That being said, I was not looking for a straight-up Mega Man clone here, and the new dash attack is generally a good thing. I like how it gets implemented into platforming and boss battles, allowing you to make multiple dashes through the air or under a descending boss to quickly dart off to safety. However, the dash is used as an offensive move as well, and here the results were decidedly mixed for me. You can shoot enemies and weaken them up. Once they are weakened, you can dash into them and absorb some of their energy. It is a big part of the game's scoring and it is interesting in that it runs counter to everything action games have taught us over the years - ramming into your enemies is a good thing. This is especially true during boss battles where you soften them up and then dash into the boss. Of course you can just shoot like crazy too, but enemies will take a lot longer to beat that way. There is an additional feeling of risk versus reward here, and it generally works though there are definitely moments where this combination combined with your basic arm cannon feel more powerful than any of your newly earned weapons.
The style of the visuals is interesting with a 2.5D approach, but unfortunately the execution just is not there. Backgrounds are often drab and uninteresting to look at. Sometimes something from the background gets integrated into the action, such as a falling tower that makes its way to the forefront. The effect and idea seems neat enough, but with the background proving so uninteresting to look at, I found myself overlooking these death traps until too late. This brings up my biggest concern, which is that the game seems to rely on odd one-hit death traps way too often. That is not to say those do not exist in other Mega Man games - they do. Specific areas like the beams in the Quick Man do the same thing but traditionally these games go to that well sparingly. Mighty No. 9 is not as hard as a traditional Mega Man game in many ways, and there are moments where these deaths and a few oddly powerful boss attacks feel like a way to artificially ramp up the challenge.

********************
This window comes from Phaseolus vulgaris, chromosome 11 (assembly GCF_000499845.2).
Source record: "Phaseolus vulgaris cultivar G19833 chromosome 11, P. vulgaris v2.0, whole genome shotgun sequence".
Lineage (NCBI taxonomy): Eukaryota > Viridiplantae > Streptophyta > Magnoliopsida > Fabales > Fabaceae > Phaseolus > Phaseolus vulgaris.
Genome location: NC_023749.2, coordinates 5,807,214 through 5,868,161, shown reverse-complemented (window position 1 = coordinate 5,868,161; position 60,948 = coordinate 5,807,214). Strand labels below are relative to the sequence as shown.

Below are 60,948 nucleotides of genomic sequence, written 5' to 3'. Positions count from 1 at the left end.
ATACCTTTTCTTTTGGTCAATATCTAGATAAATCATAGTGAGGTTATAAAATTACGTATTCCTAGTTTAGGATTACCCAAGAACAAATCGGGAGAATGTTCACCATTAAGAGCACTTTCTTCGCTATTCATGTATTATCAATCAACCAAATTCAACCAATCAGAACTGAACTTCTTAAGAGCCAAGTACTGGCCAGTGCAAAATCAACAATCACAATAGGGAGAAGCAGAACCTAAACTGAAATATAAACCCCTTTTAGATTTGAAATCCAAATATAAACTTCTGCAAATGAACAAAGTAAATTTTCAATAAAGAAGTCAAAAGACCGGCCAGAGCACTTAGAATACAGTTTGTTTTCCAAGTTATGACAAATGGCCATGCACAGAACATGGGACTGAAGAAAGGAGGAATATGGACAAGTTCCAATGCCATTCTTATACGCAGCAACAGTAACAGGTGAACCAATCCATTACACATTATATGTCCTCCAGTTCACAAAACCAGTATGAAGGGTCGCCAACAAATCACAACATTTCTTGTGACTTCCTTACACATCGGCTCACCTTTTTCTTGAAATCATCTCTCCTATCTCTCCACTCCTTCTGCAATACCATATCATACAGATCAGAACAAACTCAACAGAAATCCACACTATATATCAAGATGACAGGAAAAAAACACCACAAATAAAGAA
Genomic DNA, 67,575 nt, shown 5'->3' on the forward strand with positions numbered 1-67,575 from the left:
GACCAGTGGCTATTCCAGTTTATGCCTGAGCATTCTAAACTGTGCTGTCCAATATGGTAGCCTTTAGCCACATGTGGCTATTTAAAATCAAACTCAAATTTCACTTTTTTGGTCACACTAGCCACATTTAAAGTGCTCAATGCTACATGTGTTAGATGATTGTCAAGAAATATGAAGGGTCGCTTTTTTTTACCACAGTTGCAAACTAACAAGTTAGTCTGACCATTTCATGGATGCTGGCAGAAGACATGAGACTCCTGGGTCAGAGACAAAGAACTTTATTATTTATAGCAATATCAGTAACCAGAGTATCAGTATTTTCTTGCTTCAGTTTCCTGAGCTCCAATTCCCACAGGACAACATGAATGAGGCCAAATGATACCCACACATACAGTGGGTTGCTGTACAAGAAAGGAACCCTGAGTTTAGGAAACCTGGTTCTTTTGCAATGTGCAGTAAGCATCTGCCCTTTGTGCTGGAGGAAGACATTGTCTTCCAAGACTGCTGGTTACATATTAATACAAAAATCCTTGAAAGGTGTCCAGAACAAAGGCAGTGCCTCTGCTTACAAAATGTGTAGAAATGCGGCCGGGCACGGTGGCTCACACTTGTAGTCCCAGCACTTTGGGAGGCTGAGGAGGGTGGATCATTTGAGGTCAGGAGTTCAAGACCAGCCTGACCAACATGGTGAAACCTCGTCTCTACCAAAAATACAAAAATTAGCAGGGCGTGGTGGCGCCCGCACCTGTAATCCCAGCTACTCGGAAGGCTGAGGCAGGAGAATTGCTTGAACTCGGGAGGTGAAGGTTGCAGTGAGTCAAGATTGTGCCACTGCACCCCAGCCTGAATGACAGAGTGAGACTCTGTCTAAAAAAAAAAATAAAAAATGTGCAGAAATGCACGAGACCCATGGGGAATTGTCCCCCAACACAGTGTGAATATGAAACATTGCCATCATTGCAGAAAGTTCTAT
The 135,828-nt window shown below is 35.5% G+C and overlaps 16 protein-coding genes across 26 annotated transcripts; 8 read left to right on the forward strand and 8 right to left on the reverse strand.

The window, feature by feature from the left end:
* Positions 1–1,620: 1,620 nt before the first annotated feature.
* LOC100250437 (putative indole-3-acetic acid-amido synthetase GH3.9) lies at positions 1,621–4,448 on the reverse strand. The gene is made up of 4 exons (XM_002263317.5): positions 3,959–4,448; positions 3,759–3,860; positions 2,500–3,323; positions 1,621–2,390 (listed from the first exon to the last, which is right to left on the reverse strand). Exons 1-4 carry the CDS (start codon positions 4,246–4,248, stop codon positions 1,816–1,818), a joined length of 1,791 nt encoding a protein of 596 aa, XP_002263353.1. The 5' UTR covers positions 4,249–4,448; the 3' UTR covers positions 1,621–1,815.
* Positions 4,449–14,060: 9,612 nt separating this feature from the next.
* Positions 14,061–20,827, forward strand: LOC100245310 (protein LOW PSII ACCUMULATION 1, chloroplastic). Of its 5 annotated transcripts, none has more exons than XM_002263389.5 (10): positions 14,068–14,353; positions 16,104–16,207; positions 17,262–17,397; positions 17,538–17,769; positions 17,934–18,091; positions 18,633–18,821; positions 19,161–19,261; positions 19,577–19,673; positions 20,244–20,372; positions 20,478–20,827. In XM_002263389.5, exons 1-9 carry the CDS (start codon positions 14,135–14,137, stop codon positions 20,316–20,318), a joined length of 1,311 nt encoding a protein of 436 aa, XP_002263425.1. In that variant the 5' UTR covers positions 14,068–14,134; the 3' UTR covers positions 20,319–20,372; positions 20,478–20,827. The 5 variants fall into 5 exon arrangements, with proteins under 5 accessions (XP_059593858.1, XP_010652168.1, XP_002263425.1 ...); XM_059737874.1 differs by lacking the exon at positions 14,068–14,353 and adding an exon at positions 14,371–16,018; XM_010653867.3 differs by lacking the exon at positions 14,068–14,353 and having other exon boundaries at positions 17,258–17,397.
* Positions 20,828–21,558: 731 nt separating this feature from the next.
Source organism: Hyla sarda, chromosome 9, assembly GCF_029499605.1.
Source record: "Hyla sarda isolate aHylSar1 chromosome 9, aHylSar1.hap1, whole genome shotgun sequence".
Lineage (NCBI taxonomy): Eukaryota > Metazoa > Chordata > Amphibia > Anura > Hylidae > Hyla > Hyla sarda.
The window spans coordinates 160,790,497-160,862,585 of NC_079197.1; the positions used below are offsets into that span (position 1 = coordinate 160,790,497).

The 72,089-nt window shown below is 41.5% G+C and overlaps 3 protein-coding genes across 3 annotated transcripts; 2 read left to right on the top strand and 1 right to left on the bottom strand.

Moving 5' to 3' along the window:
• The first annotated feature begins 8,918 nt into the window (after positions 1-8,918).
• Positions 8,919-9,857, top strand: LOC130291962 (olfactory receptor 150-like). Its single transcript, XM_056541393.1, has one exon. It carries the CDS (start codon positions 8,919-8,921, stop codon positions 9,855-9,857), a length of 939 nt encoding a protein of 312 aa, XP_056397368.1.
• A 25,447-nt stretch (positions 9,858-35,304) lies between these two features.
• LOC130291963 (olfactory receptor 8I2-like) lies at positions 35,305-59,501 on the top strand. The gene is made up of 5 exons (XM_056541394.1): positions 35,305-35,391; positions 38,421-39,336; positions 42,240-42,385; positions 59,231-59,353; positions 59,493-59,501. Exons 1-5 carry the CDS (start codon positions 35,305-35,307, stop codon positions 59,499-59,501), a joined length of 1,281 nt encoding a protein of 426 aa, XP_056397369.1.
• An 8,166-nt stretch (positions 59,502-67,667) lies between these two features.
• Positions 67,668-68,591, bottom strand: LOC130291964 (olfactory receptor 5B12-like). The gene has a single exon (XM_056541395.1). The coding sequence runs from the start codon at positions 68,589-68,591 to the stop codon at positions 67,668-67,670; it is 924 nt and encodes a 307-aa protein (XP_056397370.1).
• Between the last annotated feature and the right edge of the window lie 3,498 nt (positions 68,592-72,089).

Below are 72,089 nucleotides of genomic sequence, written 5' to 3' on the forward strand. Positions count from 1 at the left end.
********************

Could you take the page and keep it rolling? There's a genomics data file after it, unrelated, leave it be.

I could appreciate that the developers were trying to frame an actual story around the events of the game, but the characters are quite frankly flat. There is a sort of cheesy charm to how badly some of these lines are delivered, but at the end of the day these cutscenes were as forgettable as most of the stage backgrounds. Add to it that the Mega Man games are known for some of the best music in classic gaming history, and the soundtrack here while solid, also never really does anything to distinguish itself.
At the end of the day, Mighty No. 9 is simply an average game. That is not a terrible thing, it is not what I would call a bad game. Certainly the hype surrounding it helped to elevate expectations that it did not and probably could not have met, so tossing aside the Mega Man comparisons and taking Mighty No. 9 for what it is? You have a bland-looking game with some interesting mechanics that deliver some entertainment without doing anything to make itself a memorable experience. There are worse things than that, but there are also better.
Article by Chris H.